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So Many Different Hearts; Beats Me How Evolution Works

By Astrid Haegens, PhD02 Aug 2022

All of us are familiar with the picture below. But how did nature get here? What triggered our ancestors to learn to walk on two feet? And how did species develop from swimming the oceans to crawling on land? Evolutionary biology is the science that studies the history of life forms on earth.

Conflict_Resolution_in_Human_EvolutionA field related to evolutionary biology is 'zoophysiology’, which seeks to shed light on how animals function. What are the physiological adaptations that enable animals to thrive across virtually any environment on earth, and how can some of these adaptations reveal general principles that govern life functions? In this blog I would like to highlight some of the work of Dr. William Joyce, one of our long standing customers and researcher at the Department of Zoophysiology at Aarhus University in Denmark. Together with close collaborators, he studies snapping turtles, alligators, pythons and other exotic non-mammalian species. Not your most common lab animals for sure!

 

At first glance, we do not seem to have a lot in common with turtles, lizards or snakes, so why study them? Dr. Joyce explains "Most reptiles have a three-chambered heart with two atria and one ventricle. The scientific community looks at them as an intermediate state between fish with their two main chambers (one atrium and one ventricle) and mammals with their four-chambered heart (two atria and two ventricles). Understanding how evolution has changed the capacity of the heart in different species, including how we developed to the four-chamber heart, will help us to better understand the broad functionalities of the heart."

512px-Circulatory_systems_in_the_animal_kingdom Scivit, CC BY 4.0 <https://creativecommons.org/licenses/by/4.0>, via Wikimedia Commons

What is the function of that three-chambered heart that most reptiles have? Dr. Joyce clarifies "It allows blood to mix in the heart, and for example during diving in aquatic species, allows blood flow to bypass the pulmonary circulation when they are submerged. It is still debated what the main benefit to this is, but many ideas have been proposed. For example, in deep diving sea turtles and sea snakes, bypassing the lungs could prevent gas entering the blood stream to avoid decompression sickness. There is even the possibility that by studying the reptile heart, which mixes oxygen-rich and oxygen-poor blood, we can understand more about human pathologies involving ventricular septum defects, where blood can also mix in the heart. In reptiles this state may be beneficial as suggested above, or at least not harmful, but in humans with higher metabolic rates it is pathological."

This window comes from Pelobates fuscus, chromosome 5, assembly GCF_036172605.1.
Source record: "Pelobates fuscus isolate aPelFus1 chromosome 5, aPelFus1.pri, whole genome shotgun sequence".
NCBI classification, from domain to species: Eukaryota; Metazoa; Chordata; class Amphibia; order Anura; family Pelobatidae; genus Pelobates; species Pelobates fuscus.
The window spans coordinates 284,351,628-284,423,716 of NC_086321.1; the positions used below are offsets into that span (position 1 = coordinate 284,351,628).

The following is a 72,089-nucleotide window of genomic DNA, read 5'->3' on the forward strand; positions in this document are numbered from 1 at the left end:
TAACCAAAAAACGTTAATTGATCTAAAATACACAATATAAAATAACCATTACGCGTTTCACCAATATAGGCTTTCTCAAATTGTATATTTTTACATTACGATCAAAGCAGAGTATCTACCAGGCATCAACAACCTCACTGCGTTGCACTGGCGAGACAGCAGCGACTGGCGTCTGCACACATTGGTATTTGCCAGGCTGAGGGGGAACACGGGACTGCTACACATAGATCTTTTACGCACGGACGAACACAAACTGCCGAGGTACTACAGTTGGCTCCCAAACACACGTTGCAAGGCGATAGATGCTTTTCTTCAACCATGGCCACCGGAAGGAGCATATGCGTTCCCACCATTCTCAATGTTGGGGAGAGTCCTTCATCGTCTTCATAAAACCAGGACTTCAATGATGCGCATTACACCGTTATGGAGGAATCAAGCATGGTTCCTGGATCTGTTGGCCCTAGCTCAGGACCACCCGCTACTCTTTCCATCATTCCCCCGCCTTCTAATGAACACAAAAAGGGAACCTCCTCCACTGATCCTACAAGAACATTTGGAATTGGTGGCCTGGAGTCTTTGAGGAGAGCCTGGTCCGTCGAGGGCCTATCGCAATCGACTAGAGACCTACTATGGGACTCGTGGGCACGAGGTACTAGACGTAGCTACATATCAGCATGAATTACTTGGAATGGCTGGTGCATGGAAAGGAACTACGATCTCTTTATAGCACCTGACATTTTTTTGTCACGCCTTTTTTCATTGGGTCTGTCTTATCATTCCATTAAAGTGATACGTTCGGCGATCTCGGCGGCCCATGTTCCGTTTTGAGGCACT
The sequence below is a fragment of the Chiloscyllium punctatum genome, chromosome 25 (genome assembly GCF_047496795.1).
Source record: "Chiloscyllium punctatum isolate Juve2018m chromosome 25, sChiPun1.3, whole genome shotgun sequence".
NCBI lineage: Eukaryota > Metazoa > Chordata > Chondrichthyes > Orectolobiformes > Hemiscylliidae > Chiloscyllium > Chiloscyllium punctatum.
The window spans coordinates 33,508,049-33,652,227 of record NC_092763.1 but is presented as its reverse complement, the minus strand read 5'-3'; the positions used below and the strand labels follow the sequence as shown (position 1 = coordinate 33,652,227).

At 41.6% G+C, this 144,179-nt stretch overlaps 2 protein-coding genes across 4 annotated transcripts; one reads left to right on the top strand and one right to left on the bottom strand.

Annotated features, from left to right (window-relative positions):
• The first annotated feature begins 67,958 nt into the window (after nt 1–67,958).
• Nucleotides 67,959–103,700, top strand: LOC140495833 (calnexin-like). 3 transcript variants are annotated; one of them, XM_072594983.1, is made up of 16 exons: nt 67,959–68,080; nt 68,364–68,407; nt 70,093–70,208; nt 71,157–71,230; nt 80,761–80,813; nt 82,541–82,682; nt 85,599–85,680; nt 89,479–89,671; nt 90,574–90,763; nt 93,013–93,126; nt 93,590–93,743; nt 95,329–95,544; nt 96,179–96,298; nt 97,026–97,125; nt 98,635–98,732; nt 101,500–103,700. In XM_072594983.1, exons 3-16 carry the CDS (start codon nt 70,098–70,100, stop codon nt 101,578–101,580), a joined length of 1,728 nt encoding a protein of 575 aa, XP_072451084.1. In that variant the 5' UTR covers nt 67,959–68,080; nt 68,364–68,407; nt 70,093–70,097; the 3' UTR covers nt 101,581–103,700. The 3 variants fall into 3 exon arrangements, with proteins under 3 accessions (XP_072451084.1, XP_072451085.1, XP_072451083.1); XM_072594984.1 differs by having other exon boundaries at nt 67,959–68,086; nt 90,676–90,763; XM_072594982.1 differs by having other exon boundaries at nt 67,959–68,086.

Reptiles are also interesting in the sense that reptile eggs can be exposed to hypoxia during embryonic incubation. In comparison with mammalian development, if the embryo is exposed to hypoxia with a reduced blood supply, it has life-long consequences that can often be detrimental. But in reptiles where the eggs are often naturally exposed to hypoxia, it can remodel the cardiovascular system, potentially to the benefit, for example bigger relative heart size and altered autonomic regulation.

Finally, reptiles can survive in extreme environmental conditions. "We study freshwater turtles," Dr. Joyce tells, "because they can survive weeks or even months without breathing when they hibernate in ice-covered lakes during winter. Their heart slows down to just a few beats per minute, but it keeps pumping." By studying unusual animals like reptiles, Dr. Joyce and his colleagues believe that we open our eyes to diverse solutions to common problems such as how to regulate cardiac output. As with many discoveries, it may take a while to translate or implement, but it is all about expanding our knowledge of the limits of cardiac function.

 

Like the unique research species above, our vascular flowprobe were customized to meet the needs of Dr. Joyce. These studies required flowprobes to be calibrated for blood flow at low temperatures instead of the usual 37°C used in mammalian/endothermic species. In addition, the placement of multiple flowprobes on different vessels of an alligator heart, required synchronization of the probes to optimize flow measurements. This is great example of the level of partnership we at Transonic are proud to offer: combining expertise from you, the scientist, and from your trusted application specialists.